The Virus Particles-Elementary Bodies

  • Samuel Dales
  • Beatriz G. T. Pogo
Part of the Virology Monographs book series (VIROLOGY, volume 18)


Before the availability of tissue culture systems, vaccinia virus was routinely propagated in chicken embryos, notably on the chorioallantoic membrane (Joklik, 1962 c), or it was obtained from calf lymph, the usual source of human vaccine material. Procedures were introduced by Craigie and his colleagues (Craigie, 1932) for laboratory production of EBs on a larger scale, to give yields up to 100 mg or more of virus particles. For this purpose, shaved areas of rabbit skin are inoculated by scarification, allowing the virus to proliferate and spread throughout the epidermis. Within a few days, the entire epidermal surface becomes a mass of dead cells filled with EBs, which can be collected readily by scraping the surface. The Rockefeller Institute group, using a combination of Craigie’s and Ledingham’s (1931) partial purification methods, developed a scheme for obtaining pure EBs (Smadel and Hoagland, 1942). Briefly, rabbit epidermal pulp was suspended in distilled water, and the larger debris was removed by centrifugation at low g forces. Then, the virus was sedimented at higher speeds in an angle rotor of a centrifuge which had just been invented and developed by Pickels. The homogeneity of EB preparations was established using electrophoretic analysis and sedimentation in an analytical ultracentrifuge. In both instruments, the virus particles formed a characteristic single boundary pattern, and examination in the electron microscope revealed the presence of isolated EBs free of contamination (Smadel and Hoagland, 1942). In more recent times, we and others have also employed the rabbit skin in conjunction with modern purification schemes for producing large quantities of pure rabbitpox virus and can attest to the usefulness of this procedure (Zwartouvw, 1964; P. Gold and S. Dales, unpublished).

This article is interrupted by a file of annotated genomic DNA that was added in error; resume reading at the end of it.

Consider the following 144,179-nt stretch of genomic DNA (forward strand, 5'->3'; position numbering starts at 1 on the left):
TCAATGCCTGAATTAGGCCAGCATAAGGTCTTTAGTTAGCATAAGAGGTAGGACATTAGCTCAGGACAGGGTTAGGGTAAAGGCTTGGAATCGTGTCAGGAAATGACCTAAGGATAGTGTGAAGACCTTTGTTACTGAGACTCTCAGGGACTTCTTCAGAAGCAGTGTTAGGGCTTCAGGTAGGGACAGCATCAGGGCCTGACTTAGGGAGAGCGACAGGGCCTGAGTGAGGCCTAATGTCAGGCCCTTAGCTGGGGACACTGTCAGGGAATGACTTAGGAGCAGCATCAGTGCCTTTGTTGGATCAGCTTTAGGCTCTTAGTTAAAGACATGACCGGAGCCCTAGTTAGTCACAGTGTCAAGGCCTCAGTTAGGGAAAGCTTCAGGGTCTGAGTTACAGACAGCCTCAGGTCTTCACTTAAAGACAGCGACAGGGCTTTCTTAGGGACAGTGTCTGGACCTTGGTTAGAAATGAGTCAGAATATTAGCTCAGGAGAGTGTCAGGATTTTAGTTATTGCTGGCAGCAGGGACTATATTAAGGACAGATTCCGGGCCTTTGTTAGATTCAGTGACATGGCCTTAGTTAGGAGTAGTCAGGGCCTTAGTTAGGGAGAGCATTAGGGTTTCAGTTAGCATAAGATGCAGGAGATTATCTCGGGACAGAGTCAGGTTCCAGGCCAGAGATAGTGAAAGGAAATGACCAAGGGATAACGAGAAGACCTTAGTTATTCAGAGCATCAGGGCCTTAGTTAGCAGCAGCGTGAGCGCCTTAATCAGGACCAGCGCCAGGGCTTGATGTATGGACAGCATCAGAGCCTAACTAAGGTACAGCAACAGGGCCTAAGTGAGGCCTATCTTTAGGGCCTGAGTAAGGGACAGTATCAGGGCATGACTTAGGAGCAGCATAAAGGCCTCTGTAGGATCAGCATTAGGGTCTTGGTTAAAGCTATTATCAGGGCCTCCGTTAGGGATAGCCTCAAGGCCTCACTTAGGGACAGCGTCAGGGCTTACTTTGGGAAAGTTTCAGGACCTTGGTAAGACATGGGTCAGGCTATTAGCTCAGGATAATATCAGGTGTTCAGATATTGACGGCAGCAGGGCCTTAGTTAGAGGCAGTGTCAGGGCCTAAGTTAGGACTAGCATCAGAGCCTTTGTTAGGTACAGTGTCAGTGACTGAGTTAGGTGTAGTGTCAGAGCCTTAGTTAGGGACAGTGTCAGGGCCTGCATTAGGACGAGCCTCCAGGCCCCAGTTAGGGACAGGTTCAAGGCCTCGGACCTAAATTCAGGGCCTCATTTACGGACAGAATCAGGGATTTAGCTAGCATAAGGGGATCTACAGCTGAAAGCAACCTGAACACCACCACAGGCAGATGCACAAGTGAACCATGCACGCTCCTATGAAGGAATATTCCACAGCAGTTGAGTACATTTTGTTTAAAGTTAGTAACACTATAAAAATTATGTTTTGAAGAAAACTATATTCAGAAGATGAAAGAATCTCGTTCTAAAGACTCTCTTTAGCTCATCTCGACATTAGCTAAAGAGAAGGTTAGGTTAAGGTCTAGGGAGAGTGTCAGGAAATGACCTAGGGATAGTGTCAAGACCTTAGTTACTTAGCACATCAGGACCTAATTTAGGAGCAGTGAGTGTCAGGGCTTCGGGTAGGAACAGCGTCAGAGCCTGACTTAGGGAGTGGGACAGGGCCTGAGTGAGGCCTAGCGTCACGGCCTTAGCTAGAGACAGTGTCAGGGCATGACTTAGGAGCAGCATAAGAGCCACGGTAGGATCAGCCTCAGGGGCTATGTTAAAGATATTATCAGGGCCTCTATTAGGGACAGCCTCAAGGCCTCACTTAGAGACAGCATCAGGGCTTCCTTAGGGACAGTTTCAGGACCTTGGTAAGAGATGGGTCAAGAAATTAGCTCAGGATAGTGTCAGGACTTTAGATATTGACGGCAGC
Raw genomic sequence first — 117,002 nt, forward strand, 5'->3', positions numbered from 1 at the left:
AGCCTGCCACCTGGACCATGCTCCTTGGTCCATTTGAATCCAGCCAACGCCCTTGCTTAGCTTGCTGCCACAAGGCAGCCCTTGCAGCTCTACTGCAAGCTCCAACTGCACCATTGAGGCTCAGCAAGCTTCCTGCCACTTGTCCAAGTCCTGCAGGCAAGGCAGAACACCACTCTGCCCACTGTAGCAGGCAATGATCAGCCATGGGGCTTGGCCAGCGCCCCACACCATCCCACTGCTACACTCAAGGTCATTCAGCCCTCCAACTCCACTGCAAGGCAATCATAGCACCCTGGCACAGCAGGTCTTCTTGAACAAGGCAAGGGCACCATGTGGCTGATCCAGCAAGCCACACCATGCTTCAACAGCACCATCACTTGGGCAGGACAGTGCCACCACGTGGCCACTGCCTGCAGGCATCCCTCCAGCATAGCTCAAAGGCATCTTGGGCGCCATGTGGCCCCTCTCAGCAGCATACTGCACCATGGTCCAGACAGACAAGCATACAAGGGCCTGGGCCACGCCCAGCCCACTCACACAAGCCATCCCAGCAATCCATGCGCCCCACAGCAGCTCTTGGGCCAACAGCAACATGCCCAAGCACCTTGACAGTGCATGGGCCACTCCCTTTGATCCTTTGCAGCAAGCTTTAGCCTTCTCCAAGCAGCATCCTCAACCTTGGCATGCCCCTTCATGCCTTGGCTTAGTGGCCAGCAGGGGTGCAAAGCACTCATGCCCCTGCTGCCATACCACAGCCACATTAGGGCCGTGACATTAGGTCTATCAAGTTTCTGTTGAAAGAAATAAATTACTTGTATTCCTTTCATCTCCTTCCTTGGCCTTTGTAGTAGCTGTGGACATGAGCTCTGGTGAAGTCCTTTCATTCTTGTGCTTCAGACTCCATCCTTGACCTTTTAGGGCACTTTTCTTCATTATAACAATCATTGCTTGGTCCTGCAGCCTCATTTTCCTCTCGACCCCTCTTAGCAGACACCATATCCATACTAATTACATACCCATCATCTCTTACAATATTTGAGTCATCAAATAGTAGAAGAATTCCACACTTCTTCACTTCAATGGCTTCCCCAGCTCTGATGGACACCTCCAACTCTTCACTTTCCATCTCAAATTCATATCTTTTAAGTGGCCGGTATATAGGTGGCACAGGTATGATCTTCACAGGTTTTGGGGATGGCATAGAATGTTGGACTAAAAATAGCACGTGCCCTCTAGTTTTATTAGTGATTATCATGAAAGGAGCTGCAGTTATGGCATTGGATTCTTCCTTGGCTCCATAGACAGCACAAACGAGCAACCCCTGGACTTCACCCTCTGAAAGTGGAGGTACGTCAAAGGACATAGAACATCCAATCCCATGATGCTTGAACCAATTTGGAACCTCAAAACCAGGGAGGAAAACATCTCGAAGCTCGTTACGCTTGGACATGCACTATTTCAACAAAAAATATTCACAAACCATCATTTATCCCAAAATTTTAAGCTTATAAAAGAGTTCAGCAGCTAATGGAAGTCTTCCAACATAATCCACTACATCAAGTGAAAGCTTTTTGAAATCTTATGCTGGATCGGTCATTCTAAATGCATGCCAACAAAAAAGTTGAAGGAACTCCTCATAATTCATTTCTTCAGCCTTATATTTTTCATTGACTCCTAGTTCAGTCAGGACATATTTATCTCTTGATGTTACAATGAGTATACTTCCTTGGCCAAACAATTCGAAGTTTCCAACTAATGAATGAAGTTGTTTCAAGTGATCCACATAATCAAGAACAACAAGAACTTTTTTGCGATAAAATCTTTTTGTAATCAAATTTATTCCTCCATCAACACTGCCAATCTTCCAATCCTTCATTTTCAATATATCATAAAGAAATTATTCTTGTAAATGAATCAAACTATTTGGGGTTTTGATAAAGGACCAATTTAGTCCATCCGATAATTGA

Virus Particle Vaccinia Virus Virus Core Lateral Body Rabbit Skin 
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Copyright information

© Springer-Verlag/Wien 1981

Authors and Affiliations

  • Samuel Dales
    • 1
  • Beatriz G. T. Pogo
    • 2
  1. 1.Cytobiology Group, Department of Microbiology and Immunology, Faculty of Medicine, Health Sciences CentreUniversity of Western OntarioLondonCanada
  2. 2.Departments of Experimental Cell Biology and MicrobiologyMount Sinai School of Medicine, The Mount Sinai HospitalNew YorkUSA

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